Cubist Kiosk: Gem of Rondo-Cubism or Fake?
The Cubist Kiosk in a public park near Prague’s Main Train Station is a Bureau de Change. It used to be a Trafika Kiosk: a place that sells newspapers, magazines, soft drinks, snacks and, very importantly, tram and metro tickets. This is appropriate because it was next to a tram stop. When you change money here, you do so in an architectural landmark! The kiosk is a typical example of Rondo-Cubism and dates from the 1920s.
At the beginning of the 1920s, a special cubist spin-off arose in the Czech Republic, and in particular in Prague: Rondo-Cubism. Crescents, circles and round forms characteristic for traditional Slavonic art replaced the austere geometric and zigzag patterns of cubism. Straight lines merged into playful, round shapes.
Cubist Kiosk: an Architectural Gem?
Cubist Kiosk: a fake or an architectural gem? Today the kiosk is well maintained but this was not always so. In 1981, the building has become so dilapidated that the city council wanted to demolish it. Architectural experts wanted it to be a listed building. They were convinced that it was the work of either Josef Gocar, the architect of the Cubist House ‘The Black Madonna’, or Jan Pavel, the designer of Palac Adria on Narodni street. Both were prominent Czech Cubist architects.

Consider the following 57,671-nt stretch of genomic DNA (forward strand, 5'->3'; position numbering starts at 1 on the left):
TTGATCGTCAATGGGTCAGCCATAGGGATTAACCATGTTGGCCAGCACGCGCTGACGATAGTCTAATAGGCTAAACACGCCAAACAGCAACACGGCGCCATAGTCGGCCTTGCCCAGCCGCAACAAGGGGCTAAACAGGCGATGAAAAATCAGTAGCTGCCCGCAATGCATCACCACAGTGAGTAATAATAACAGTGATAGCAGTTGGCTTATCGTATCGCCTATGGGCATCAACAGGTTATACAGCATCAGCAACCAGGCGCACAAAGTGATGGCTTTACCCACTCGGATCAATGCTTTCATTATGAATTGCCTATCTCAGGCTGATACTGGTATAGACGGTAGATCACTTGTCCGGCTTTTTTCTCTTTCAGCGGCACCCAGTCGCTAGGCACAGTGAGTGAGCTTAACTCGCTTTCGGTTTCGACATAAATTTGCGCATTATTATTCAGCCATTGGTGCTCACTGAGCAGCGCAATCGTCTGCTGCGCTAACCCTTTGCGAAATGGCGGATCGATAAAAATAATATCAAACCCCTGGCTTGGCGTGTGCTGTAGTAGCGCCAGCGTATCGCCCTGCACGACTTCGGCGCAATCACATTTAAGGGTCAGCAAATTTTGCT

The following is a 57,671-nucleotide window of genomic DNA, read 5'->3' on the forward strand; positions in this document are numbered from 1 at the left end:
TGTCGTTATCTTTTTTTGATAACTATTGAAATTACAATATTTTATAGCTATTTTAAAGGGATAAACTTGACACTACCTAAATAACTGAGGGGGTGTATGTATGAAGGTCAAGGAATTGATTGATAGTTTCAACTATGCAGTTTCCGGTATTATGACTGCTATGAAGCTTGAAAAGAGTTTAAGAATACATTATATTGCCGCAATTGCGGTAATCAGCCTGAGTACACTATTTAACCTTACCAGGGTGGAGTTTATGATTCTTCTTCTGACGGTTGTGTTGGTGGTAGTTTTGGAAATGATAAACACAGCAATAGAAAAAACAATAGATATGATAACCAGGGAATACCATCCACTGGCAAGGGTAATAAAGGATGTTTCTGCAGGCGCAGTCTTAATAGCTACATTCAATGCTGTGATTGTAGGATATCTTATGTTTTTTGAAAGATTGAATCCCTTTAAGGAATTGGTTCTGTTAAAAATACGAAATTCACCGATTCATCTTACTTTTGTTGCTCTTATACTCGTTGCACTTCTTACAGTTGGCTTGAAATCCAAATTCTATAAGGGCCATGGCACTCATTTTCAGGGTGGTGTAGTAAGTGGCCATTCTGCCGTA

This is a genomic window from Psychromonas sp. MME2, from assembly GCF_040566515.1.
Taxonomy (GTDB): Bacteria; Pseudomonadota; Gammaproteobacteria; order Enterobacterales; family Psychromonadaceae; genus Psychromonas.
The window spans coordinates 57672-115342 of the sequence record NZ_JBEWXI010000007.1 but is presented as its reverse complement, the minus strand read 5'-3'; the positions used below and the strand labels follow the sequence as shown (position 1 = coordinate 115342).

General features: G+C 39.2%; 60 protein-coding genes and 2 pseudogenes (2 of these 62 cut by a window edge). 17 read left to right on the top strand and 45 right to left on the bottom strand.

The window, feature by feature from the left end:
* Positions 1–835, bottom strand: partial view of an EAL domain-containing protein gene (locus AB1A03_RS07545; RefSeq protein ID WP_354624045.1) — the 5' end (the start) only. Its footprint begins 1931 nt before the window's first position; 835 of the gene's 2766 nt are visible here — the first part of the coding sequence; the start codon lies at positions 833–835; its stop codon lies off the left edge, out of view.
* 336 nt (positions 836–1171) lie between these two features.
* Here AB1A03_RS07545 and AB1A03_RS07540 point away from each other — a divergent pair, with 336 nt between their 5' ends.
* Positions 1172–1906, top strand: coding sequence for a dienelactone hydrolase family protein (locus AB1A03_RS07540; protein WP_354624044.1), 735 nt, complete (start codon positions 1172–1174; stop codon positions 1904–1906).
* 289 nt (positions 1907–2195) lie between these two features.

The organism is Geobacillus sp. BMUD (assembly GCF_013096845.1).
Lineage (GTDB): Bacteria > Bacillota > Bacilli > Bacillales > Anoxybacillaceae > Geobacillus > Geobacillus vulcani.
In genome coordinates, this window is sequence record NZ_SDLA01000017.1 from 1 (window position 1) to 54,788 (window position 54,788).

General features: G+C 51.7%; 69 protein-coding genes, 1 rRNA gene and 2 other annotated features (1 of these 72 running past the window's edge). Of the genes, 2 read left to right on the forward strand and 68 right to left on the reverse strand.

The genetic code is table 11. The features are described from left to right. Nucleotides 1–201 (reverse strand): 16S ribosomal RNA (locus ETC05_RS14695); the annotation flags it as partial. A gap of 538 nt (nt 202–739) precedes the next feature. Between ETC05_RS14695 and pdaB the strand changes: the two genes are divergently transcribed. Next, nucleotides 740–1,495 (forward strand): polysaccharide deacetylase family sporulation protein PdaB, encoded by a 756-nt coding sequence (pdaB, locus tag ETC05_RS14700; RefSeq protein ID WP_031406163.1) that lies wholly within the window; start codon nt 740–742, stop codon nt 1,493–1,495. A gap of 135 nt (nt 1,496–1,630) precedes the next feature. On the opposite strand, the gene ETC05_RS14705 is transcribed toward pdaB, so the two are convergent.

Hansel and Gretel House?
Listing this was a smart move and the kiosk was refurbished. However, today’s experts doubt whether this small building has been designed by one of the two architects. They believe that the names Gocar and Pavel were merely used to preserve the kiosk. Genuine or fake, the kiosk is a wonderful example of rondo-cubism style and the name of the architect is unimportant. It is a charming structure with graceful arches and pillars. The rust-brown panels decorated with a typical round pattern: a delightful ‘Hansel and Gretel House.’ By now, everyone has long forgotten that the renovation cost CKZ 165,000 (€ 7,000).
How to Get There
The Cubist Kiosk is located on the northern side of Vrchlickeho Sady, the park in front of the main entrance of Hlavni Nadrazi (main railway station), at the corner of Opletalova and Bolzanova streets.
Tram 2, 5, 9, and 15, Hlavni Nadrazi stop.
Photo: Marianne Crone